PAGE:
“(Legs) is everything. Without good legs you can’t hit the ball well (laughs), that’s for sure.” From strength of limb he instantly switches to strength of mind. “...and without mentality you can’t compete at the highest level. It’s a combination of different things to become a professional tennis player.”

Nadal’s connect with India has got stronger since he took budding junior Adil Kalynapur, former Davis Cup player Vishal Uppal’s ward, under his wing on scholarship. “He (Adil) is practising well at Mallorca with my uncle and coaches. He plays so good, no? I practised with him (a) few months ago. He has good potential and needs to work hard as everybody (needs to) when you are a young player. He is doing well so we have confidence.”


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Re: Career Path for Aspiring Tennis Players (Article)

Post by jaydeep »

Nice blog entry on the universal tennis site.

Feeding and Control Drills: The Comfort Food of Tennis Academies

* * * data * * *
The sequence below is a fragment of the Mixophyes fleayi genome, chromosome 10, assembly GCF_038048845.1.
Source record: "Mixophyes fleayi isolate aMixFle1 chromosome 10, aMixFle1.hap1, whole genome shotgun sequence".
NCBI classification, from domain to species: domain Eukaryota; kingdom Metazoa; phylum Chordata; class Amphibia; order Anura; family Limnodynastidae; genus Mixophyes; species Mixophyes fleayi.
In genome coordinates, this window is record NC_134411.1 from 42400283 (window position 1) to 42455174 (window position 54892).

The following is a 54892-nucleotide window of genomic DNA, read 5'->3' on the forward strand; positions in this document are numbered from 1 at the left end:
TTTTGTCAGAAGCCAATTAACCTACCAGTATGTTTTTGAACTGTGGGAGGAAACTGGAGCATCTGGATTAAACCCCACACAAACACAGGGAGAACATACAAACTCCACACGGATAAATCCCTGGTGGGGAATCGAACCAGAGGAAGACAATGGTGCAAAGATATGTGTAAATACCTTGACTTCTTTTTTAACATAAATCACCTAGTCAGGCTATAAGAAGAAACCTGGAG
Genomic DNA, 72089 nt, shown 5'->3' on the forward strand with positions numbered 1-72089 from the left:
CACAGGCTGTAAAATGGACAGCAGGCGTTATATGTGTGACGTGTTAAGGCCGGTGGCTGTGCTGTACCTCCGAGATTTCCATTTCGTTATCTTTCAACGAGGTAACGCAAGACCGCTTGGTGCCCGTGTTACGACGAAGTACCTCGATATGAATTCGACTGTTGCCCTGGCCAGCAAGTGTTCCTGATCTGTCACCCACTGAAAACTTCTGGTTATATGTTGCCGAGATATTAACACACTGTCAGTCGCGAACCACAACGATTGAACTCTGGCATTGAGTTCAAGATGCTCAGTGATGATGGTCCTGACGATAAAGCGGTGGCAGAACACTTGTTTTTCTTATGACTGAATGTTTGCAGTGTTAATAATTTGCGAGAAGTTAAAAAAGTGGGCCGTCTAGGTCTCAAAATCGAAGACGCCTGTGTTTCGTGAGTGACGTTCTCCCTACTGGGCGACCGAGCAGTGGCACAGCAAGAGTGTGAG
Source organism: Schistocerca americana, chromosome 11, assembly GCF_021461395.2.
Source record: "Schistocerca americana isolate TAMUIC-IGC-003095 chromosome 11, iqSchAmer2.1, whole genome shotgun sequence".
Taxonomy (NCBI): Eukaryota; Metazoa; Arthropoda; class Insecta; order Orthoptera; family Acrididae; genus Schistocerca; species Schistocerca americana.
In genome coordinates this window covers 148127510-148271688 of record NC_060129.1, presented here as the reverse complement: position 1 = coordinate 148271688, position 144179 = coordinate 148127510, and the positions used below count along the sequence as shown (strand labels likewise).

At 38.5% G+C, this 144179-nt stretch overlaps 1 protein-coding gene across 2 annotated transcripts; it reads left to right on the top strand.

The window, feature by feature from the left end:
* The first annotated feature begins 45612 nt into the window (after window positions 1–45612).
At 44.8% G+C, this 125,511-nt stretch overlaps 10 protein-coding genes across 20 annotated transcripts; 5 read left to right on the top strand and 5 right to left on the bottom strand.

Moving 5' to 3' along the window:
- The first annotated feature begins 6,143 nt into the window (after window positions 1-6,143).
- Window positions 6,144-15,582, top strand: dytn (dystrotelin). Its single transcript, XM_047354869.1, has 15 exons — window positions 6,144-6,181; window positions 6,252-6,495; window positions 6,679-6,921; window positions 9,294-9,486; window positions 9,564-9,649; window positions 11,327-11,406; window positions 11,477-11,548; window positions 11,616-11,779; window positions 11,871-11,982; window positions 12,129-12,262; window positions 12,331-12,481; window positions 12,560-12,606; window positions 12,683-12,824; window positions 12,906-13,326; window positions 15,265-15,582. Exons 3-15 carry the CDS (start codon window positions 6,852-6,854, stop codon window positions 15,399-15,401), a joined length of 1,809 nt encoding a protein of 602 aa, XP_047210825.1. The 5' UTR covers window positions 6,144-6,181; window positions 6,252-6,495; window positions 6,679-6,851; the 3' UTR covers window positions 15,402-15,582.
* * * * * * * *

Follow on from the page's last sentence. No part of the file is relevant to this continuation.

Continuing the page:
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Re: Career Path for Aspiring Tennis Players (Article)

Post by jaydeep »

Despite Decent Earning, Here's How Tough It Is To Be A Professional Tennis Player In India
Ramkumar says, "One of the industry norms for a coach is 1,000 a week as fees, travel and stay expenses and 10-15 per cent of the prize money. But it varies depending upon the scale of the tournament." Last year, Ramkumar played over 20 tournaments, from the qualifiers of big shows like Wimbledon and French Open to smaller events in places like Ho Chi Minh City, Samarkand and podunk towns in America. If he had a coach with him, he’d have paid $25,000 in fees. He made nearly $78,000 in prize money last year, of which about $8,000 would have been the coach’s cut. In all, he’d be paying the coach about $33,000 (Rs 22 lakh plus). Add travel and stay expenses for the player and the coach. And in an ideal world, a physical trainer should travel with him too. Maybe a crore a year would al low him to travel with a trainer as well. But it is not an ideal world. So, Ramkumar says, "Rs 50 lakh would be a good budget."